On the higher subcarriers, the bits show an increased scattering around their center values. This looks similar to the Inter Carrier Interference (ICI) we observed in the investigation of the Orthogonality (see above).
    • Perfect Decoding
      Despite the fact that the bits on the higher subcarriers sit far off their correct position, the Service Quality still is 100% (lower left rectangle). The Reed-Solomon error corrector still has nothing to do, as 100% of the superframes are going without correction. We attribute this behaviour to the efficient work of the Viterbi decoder, not shown on the GUI.
    • Confirmation of the Theory
      Theorists have long predicted the shown behaviour. In [1] the following effects are stated due to a sampling rate error of OFDM systems:
      - Amplitude Reduction
      - ICI
      - Phase Shift proportional to the subcarrier
      Our measurements are in-line with these predictions and -at least- confirm the ICI and the phase shift. We did not try any measurement of the predicted amplitude reduction.

  • Gain Reduction
    Now let us deteriorate the situation further by reducing the gain, simulating a rather weak signal with its strong multipath notches. Again, in both cases the center frequency offset is corrected by the hardware, the software corrected "Frequ.Shift" being zero.

    The left picture - with sampling frequency corrected - still has 100% of the "Fast Information Channel (FIC)" detected, but the Reed-Solomon starts to work, only 66% of the DAB+ superframes passed without correction (lower left rectangle).
    The quality of the sampling frequency error correction manifests itself by showing horizontally aligned angle bits. Due to the various error correction mechanisms, the signal is still perfectly readable.

    This contrasts to the right picture, its only difference being the switched-off sampling error correction. The Reed-Solomon (RS) practically has to correct every frame. However, with respect to the RS error corrector it must be mentioned that the shown values of the pictures are snapshots. The RS-values show a rather wide range indicating a trend of the quality. This signal is still audible with interruptions. This is in no way surprising looking at the constellation. Clearly, for such a signal the sampling rate error correction is mandatory for a clean reception.

  • Sampling Error: (-46-90)ppm = -136ppm
    To terminate this series, the last two pictures show the same scenario, but with a ppm induced error of -46-90=-136ppm. The left signal having the sampling rate error corrected is well readable and similar to the last one (with correction). The signal without the sampling rate error correction is unreadable.

  • Conclusions
    • Receiver
      Correcting the sampling rate error allows for a use of receivers with large tolerances. The experiments shown here demonstrate the successful use of a receiver having a sampling rate error of -135ppm, by applying a software-based correction. Without correction, a hardware with such a large clock error is not DAB-usable any more.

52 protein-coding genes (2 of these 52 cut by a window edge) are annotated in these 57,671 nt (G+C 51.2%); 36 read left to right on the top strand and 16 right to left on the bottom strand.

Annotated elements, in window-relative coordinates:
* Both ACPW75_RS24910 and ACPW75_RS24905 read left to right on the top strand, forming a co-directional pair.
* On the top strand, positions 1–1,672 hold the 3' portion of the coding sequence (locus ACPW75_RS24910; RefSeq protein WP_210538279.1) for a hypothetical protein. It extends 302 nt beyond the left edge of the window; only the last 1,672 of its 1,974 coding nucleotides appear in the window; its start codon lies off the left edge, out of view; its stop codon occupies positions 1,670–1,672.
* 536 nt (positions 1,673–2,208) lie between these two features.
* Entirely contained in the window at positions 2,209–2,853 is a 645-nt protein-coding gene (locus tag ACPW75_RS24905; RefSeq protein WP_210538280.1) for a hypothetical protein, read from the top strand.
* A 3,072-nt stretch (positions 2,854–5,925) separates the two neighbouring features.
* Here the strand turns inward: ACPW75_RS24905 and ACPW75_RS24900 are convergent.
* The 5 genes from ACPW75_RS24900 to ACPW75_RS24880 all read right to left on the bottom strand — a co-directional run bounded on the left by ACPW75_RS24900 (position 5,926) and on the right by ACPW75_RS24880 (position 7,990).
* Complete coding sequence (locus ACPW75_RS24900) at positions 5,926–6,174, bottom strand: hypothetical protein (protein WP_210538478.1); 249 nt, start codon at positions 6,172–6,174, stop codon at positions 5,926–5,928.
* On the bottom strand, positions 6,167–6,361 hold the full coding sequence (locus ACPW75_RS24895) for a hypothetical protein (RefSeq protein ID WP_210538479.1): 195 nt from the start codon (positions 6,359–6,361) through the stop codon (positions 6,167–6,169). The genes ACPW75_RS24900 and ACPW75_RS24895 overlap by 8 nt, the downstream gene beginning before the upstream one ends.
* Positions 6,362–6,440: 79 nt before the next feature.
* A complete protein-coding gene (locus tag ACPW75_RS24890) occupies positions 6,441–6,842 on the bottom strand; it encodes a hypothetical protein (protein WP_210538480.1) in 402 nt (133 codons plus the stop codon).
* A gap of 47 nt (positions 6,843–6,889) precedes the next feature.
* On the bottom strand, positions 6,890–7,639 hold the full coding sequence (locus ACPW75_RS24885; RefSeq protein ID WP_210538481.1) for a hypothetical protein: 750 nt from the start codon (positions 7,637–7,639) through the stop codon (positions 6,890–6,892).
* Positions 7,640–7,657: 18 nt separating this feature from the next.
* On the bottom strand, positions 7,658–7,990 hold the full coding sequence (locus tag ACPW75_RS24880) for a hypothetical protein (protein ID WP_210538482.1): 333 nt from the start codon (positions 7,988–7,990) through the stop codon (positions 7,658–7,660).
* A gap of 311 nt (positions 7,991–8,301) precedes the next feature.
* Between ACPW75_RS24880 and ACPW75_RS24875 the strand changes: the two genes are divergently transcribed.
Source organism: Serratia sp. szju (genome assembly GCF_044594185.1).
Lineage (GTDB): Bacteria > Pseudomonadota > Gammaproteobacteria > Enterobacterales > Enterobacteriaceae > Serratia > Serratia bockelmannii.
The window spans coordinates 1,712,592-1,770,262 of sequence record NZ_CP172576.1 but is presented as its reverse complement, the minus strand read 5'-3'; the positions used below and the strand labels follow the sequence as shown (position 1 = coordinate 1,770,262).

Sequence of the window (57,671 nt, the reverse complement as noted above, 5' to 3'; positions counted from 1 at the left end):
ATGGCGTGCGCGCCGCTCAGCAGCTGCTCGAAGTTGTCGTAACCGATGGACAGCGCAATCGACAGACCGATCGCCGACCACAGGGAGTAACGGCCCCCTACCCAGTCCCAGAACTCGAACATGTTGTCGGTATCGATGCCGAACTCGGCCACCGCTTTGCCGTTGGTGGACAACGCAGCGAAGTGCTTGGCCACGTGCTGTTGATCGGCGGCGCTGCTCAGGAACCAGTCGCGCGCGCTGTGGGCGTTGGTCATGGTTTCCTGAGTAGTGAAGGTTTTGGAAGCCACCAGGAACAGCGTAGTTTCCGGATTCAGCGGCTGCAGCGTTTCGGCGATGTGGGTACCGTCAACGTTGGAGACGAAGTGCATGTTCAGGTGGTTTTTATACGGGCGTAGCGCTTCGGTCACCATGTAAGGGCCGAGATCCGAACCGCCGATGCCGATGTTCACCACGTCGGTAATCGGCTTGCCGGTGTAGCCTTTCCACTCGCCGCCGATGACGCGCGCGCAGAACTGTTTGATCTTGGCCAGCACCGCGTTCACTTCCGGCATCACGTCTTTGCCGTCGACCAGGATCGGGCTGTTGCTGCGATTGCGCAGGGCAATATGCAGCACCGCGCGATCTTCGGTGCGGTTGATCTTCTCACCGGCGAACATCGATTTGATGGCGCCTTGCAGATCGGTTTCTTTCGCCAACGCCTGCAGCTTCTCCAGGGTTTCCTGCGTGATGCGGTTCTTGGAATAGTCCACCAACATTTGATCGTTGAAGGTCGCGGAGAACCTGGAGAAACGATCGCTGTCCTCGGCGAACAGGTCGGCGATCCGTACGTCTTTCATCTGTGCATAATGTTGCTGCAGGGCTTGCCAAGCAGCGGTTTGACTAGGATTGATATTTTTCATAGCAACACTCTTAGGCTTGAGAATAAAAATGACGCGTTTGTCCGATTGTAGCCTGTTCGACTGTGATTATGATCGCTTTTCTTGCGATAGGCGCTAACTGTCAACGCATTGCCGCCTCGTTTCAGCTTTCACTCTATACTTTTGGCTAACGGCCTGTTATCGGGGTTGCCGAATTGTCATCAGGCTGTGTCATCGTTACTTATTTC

• Hardware-Based Correction
      To use the benefits of a corrected sampling rate, the easiest way would perhaps be to program the hardware with the sampling rate error compensation obtained by the calibration of the receiver (see previous parts of this tut). The measured "ppm" deviation can be used for the simultaneous correction of the center frequency and the sampling rate error. QIRX offers the possibility to store the last used value and applies it on startup.
    • "Normal" Hardware and Signals
      The experiments show that for DAB the use of receivers with "usual" clock tolerances of about 50ppm does not require the correction of the sampling rate error.

  • Measurement Principle
    In the software, the sampling rate error is obtained by measuring the Channel Impulse Response (CIR). In a nutshell, this is a correlation-based measurement of the start-time of the Phase Reference Symbol (PRS) at the beginning of each frame, after the Null Symbol. The deviation of the PRS start time from its nominal value (= Tg = 504 samples in DAB Mode I) can be used as a precise measure of the sampling rate error. This timing error can be converted into a frequency error and into an angle error. Before the decoding of the DQPSK bits, that angle is multiplied with its subcarrier number and used as a correction. In this way, the oblique constellation lines indicating a sampling error are converted into horizontal lines compensating the error.
    By the way, in a multipath environment the CIR measurement produces more than one peak which can be evaluated to estimate the delay times of different signal paths, serving as a guide how to position the FFT-Window. This, however, would be a different story.

Reference: [1] Maja Sliskovic: Sampling Frequency Offset Estimation and Correction in OFDM Systems, Electronics, Circuits and Systems, 2001. ICECS 2001. As always with IEEE: costly!